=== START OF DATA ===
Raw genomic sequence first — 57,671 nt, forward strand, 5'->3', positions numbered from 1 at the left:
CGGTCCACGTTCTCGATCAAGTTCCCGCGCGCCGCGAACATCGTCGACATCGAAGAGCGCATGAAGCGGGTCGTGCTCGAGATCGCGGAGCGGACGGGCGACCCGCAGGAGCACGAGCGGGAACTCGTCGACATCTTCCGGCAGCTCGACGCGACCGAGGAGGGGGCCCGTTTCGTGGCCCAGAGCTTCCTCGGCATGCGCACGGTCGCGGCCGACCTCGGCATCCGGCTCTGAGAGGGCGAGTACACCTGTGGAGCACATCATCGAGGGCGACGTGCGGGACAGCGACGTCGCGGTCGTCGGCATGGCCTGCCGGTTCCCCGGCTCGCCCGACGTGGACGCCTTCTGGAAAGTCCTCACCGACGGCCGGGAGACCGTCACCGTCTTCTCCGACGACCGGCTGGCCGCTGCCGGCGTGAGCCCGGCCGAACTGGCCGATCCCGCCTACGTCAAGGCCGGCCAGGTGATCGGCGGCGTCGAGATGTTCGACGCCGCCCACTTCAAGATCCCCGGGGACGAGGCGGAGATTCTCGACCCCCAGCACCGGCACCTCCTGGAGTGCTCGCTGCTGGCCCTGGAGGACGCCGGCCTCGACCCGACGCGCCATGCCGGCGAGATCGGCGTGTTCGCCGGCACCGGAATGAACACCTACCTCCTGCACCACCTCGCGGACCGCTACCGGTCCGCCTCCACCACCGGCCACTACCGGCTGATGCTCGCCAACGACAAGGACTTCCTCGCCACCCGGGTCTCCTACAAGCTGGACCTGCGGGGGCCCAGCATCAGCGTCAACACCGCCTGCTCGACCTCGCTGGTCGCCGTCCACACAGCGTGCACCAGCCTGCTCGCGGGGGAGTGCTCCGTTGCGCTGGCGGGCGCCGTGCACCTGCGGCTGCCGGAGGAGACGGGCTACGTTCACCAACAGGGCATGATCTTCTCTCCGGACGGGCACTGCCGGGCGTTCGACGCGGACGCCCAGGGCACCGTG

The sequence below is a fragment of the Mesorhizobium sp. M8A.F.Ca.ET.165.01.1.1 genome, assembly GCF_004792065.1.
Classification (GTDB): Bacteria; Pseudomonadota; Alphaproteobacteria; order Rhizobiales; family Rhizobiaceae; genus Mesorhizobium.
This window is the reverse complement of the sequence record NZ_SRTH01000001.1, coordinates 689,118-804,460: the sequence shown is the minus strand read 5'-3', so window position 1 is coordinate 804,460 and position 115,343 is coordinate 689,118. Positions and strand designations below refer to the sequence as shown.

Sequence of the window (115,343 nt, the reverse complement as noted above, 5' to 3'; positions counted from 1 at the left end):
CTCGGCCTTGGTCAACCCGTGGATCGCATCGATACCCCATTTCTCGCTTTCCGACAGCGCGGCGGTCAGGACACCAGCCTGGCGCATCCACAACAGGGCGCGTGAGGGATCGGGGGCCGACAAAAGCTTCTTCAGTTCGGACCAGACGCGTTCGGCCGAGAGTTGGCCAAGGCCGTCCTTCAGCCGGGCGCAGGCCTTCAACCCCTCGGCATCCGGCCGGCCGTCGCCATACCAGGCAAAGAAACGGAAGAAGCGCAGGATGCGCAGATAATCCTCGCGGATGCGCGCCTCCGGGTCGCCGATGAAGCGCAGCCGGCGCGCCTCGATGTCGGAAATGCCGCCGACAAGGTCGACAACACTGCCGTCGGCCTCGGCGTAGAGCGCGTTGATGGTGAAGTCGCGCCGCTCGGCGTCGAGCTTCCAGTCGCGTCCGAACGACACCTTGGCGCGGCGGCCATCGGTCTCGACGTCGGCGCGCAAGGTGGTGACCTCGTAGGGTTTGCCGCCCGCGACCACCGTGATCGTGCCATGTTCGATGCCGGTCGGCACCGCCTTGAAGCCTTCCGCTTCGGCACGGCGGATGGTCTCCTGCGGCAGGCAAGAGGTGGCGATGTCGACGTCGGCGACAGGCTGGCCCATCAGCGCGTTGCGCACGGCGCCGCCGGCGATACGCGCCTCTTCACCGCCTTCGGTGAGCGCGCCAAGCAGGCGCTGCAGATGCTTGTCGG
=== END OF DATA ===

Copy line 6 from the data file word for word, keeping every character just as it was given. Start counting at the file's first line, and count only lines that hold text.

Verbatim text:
Sequence of the window (115,343 nt, the reverse complement as noted above, 5' to 3'; positions counted from 1 at the left end):